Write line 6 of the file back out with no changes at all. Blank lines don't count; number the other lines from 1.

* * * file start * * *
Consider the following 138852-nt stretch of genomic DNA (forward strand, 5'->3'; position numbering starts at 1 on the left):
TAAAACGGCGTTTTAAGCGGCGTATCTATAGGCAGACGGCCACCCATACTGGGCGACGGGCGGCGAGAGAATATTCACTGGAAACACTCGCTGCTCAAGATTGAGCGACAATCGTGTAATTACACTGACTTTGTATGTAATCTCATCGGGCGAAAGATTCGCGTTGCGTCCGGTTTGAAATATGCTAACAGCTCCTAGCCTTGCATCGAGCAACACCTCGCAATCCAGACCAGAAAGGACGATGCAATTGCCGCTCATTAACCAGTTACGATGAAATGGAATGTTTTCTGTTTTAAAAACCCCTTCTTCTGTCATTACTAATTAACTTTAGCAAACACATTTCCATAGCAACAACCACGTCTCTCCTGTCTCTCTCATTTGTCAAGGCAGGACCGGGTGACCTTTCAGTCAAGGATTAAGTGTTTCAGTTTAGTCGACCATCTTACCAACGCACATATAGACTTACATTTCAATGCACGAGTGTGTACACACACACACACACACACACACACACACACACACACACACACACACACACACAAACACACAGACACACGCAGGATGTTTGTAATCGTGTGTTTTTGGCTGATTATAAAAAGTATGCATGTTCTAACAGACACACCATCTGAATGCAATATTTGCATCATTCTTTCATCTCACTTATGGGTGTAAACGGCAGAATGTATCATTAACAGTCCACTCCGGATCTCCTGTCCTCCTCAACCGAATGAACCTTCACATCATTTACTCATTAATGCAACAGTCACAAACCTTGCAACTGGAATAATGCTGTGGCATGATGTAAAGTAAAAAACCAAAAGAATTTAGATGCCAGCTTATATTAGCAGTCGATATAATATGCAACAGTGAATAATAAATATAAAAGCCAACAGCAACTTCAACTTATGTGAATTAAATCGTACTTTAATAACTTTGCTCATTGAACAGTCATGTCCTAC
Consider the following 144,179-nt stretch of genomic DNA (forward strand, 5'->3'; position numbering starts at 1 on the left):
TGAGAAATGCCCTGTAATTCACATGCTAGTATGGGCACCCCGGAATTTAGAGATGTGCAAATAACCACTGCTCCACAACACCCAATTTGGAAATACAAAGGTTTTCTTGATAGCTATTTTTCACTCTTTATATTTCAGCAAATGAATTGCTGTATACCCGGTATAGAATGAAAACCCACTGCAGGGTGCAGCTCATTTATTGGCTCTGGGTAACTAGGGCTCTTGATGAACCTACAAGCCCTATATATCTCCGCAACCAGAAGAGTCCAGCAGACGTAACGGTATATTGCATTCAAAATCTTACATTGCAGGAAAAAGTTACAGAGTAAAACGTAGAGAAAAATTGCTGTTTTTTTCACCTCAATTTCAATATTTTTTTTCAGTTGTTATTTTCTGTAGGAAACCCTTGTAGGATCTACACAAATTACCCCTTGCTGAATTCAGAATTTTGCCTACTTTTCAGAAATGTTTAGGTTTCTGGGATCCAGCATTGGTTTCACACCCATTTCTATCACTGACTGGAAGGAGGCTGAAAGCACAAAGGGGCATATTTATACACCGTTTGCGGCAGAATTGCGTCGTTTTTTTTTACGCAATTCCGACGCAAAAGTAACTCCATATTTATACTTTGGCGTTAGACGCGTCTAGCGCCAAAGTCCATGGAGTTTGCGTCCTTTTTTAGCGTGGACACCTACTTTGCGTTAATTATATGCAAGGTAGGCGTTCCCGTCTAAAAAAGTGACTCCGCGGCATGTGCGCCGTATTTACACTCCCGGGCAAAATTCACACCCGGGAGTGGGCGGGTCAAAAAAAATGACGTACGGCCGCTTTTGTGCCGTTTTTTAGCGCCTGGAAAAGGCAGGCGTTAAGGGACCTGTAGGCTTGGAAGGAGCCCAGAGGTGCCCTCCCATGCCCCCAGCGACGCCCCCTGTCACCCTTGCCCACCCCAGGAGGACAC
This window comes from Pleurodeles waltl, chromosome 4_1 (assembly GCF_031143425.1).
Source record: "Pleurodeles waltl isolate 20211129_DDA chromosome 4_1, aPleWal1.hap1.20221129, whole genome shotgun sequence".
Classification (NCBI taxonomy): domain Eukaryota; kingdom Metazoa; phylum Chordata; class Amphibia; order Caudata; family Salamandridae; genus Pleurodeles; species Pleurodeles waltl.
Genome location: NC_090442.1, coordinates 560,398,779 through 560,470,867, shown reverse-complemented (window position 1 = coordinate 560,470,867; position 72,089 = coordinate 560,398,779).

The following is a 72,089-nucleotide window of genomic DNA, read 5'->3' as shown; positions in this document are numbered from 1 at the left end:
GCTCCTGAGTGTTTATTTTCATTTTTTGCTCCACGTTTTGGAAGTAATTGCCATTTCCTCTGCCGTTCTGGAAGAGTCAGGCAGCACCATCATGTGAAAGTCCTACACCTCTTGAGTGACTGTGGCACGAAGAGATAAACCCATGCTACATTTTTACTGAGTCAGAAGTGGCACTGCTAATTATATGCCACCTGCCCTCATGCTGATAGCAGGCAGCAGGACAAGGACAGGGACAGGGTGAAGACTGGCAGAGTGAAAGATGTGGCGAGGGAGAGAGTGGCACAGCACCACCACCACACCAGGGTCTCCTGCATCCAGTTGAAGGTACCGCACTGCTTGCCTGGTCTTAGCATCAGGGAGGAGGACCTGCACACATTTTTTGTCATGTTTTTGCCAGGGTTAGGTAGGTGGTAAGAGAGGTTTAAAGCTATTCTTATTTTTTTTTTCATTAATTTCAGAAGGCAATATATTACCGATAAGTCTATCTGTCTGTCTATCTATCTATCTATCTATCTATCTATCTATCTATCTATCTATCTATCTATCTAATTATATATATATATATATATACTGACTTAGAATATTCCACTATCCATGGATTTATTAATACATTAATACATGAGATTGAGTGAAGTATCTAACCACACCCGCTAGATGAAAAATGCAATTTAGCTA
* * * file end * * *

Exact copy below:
Source record: "Pleurodeles waltl isolate 20211129_DDA chromosome 4_1, aPleWal1.hap1.20221129, whole genome shotgun sequence".